Book Review: The Chinese in Malaysia


Lee, K.H. and C.B. Tan editors 2000. The Chinese in Malaysia.

Kuala Lumpur: Oxford University Press.


This book is an edited collection of chapters by various authors dealing with

different aspects of the Malaysian community called the “Chinese”.

Apparently, it is the first English-language book-length study of Malaysians of Chinese ancestry since Victor Purcell’s classic book entitled “The Chinese in Malaya”. Thus, it is a timely and welcome addition to scholarship on the Malaysian Chinese.


Nowadays, ethnicity (or “race” as it is popularly known in Malaysia) is widely regarded by social scientists as a socially constructed phenomenon that can come into being, evolve over time and even disappear completely. For example, an “Indian” identity has emerged in Malaysia and this identity is commonly and even officially ascribed to groups as diverse as the Tamils, Malayalees, Gujaratis, Bengalis, Punjabis, Singhalese and so on. A “Peranakan Chinese” identity emerged in Penang, Melaka and Singapore in the past and it is slowly disappearing as the Peranakan Chinese become re-sinicized and start merging back into the dominant “Chinese” mainstream. Among the Malays, ethnic identities such as those of the “Bugis”, “Mandailing” and so on have practically disappeared and it is uncommon for Malaysian Malays to describe themselves as such today.


It is commonly known (even among Malaysian Malays and Malaysian Indians) that the “Malaysian Chinese” are actually a heterogenous group made up largely of descendants of immigrants from various areas of China during the days of the Ching Dynasty and Republican China. Thus, it is well known that the Chinese community is made up of various dialect groups such as the Hokkien, the Hakka, the Cantonese, the Teochew, the Hainanese, the Hokchiu etc. who have intermarried extensively with each other. What is less commonly known is that just a few decades ago, enmity between some of these dialect groups was significant and there were even “race riots” and other outbreaks of violence between some of the dialect groups. The Hainanese were looked down upon and subjected to “ethnic slurs” from the other Chinese dialect groups. Also, it was not unknown for Cantonese parents to object strongly when their son or daughter expressed a desire to “intermarry” with a Hakka. The Peranakan Chinese, who spoke either a Malay patois or English as their first language, considered themselves to be socially superior to the other immigrant Chinese during the colonial era and were resented in return.  There was also the division between Mandarin-educated and English-educated Chinese. All these have largely disappeared and a pan-Malaysian “Chinese” identity has emerged.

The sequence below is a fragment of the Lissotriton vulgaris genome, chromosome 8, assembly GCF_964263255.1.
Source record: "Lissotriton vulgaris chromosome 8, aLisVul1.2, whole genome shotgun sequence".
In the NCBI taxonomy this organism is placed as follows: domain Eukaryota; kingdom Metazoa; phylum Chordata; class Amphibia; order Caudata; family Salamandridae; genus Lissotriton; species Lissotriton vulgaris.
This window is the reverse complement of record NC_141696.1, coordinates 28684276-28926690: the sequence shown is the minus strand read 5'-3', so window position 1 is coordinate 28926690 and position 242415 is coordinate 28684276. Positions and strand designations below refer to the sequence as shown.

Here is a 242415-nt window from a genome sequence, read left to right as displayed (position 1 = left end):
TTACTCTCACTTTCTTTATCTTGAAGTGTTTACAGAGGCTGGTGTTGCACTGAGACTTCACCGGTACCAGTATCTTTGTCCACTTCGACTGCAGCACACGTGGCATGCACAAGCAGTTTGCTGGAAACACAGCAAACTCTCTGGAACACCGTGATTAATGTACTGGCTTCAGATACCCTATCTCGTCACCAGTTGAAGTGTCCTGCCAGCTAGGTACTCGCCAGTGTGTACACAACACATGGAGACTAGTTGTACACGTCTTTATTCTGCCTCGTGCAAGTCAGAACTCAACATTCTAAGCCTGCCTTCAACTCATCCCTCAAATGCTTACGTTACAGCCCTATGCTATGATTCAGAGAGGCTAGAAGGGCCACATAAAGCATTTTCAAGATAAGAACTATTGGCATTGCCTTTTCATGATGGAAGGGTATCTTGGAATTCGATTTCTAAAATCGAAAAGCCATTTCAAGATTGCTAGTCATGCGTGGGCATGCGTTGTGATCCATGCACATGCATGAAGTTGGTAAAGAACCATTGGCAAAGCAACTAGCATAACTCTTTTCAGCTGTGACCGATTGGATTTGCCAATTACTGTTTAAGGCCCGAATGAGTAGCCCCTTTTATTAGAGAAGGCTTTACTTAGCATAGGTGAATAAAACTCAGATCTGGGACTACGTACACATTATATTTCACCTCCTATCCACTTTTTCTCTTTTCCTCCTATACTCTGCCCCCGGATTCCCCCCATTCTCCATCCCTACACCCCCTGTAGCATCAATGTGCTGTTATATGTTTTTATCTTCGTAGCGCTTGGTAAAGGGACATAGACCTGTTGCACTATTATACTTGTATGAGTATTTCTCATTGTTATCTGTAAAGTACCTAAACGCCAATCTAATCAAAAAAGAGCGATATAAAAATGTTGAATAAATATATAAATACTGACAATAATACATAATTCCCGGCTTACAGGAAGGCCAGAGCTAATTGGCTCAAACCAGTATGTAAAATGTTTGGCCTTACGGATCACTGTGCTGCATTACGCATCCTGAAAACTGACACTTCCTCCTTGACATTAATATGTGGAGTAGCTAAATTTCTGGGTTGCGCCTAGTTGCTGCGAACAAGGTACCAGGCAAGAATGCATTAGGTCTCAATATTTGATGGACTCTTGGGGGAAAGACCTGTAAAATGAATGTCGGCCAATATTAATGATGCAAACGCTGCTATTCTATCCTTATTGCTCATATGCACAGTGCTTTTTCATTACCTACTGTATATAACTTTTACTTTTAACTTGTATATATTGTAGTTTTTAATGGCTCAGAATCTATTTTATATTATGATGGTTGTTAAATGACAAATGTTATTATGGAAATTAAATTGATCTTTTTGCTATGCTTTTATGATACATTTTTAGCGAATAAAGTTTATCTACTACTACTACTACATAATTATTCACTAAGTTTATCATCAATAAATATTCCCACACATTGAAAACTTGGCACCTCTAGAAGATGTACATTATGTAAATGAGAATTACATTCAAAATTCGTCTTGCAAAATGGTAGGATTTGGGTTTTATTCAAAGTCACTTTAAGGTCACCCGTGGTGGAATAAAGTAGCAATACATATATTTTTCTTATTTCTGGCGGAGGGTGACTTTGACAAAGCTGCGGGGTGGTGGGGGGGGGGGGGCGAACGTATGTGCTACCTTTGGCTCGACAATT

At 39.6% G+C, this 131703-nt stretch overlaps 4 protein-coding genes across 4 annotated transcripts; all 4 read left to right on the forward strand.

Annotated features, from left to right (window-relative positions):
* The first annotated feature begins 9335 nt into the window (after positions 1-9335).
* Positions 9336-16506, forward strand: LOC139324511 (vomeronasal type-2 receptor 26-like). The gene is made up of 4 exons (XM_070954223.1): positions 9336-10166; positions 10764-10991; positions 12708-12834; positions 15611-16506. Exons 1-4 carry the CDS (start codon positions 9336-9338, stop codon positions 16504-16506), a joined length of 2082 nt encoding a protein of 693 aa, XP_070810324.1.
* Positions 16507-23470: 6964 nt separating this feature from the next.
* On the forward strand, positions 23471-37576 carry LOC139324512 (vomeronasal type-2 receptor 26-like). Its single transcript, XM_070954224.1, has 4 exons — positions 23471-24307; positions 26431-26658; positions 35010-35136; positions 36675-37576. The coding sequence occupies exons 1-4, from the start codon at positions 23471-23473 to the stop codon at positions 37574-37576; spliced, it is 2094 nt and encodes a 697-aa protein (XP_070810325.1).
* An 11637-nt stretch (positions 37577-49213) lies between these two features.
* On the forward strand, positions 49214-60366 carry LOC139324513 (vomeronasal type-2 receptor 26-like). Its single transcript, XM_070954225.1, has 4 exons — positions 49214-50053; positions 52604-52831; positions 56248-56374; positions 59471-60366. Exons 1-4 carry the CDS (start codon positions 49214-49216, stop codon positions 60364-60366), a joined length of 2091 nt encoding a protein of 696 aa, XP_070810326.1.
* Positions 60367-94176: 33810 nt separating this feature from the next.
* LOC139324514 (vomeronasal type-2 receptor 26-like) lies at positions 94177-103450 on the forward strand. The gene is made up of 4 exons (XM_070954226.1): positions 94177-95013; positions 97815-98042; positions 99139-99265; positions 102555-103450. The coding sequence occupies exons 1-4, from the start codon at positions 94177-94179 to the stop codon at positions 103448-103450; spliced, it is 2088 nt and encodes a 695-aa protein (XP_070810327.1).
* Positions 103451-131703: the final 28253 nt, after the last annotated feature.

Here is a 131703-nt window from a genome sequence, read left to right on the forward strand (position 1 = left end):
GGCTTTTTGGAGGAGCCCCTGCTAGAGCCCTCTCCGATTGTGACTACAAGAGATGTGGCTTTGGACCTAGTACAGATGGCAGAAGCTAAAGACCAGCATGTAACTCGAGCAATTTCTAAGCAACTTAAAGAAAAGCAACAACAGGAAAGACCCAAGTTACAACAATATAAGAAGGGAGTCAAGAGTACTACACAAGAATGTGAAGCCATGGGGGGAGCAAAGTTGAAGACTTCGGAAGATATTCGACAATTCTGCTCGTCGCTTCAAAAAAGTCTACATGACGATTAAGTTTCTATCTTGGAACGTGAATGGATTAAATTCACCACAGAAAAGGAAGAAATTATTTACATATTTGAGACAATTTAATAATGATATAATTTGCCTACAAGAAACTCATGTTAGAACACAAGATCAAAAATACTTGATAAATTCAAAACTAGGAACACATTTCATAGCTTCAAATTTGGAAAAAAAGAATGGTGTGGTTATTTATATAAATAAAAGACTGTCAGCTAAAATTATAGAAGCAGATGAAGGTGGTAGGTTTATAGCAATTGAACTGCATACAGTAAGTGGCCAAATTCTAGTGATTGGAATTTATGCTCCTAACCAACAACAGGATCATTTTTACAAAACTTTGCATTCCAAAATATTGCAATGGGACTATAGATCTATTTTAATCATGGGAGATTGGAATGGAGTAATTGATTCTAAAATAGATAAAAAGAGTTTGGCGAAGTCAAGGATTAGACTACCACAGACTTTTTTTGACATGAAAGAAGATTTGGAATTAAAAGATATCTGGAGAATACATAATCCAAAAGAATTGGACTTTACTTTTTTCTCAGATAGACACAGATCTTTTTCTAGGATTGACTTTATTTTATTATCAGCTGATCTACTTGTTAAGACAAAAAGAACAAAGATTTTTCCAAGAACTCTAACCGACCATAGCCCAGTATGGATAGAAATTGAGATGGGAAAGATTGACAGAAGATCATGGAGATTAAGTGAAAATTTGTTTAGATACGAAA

One major contributing factor to the emergence of an imagined pan-Malaysian “Chinese” identity is, of course, the Chinese language schools that taught and continue to teach their students through the medium of Mandarin Chinese (a Northern Chinese dialect which is actually foreign to most Southern Chinese such as those who migrated to colonial Malaysia).  Tan Liok Ee’s chapter on Chinese schools in Malaysia underline their importance in maintaining Chinese “cultural resilience”.


Francis Loh Kok Wah’s chapter on Chinese “New Villages” (created during the period of Communist insurgency called the “Emergency” to separate the insurgents from their rural supporters) also notes how these ethnic enclaves have contributed to a heightened sense of “Chinese” identity. With the defeat of the radical Chinese Left, ethnic Chinese politics today is played out largely within and between centrist and moderate right Chinese-based political parties such as the Democratic Action Party (DAP), the Gerakan Rakyat Malaysia (Gerakan), the Malaysian Chinese Association (MCA) and the Sarawak United People’s Party (SUPP). 


Other chapters in the book deal with the Chinese contribution to the Malaysian economy, demographic changes, the rise and demise of Chinese labour activism, cultural issues and the Chinese in East Malaysia.


In contrast to the highly assimilated Chinese in neighbouring countries such as Thailand and the Philippines, it can be safely argued that the Chinese in Malaysia will continue to retain a highly developed sense of distinct ethnic identity for the following reasons:


Their large numbers in relation to the total Malaysian population

Religious barriers to intermarriage with the Malay Muslim majority (there is significant intermarriage between Chinese and non-Muslim Bumiputera such as the Kadazan in East Malaysia)

The continued existence of Chinese language schools

Perceptions that affirmative action programmes designed to reduce inter-ethnic disparities in educational and occupational attainment are zero-sum games 


Thus, the management of ethnic tensions and maintenance of tranquil ethnic relations (especially between the Malays and the Chinese) will remain a major challenge to all Malaysians of goodwill for the foreseeable future. 


One major omission is perhaps the lack of a chapter dealing in-depth with changes in the (traditionally low) socioeconomic status of Chinese women in colonial and independent Malaysia over time. Another chapter on Malaysian Chinese residing overseas would also be very useful. Nevertheless, this book is a high quality addition to scholarly studies of Malaysians of Chinese ancestry.


Phua Kai Lit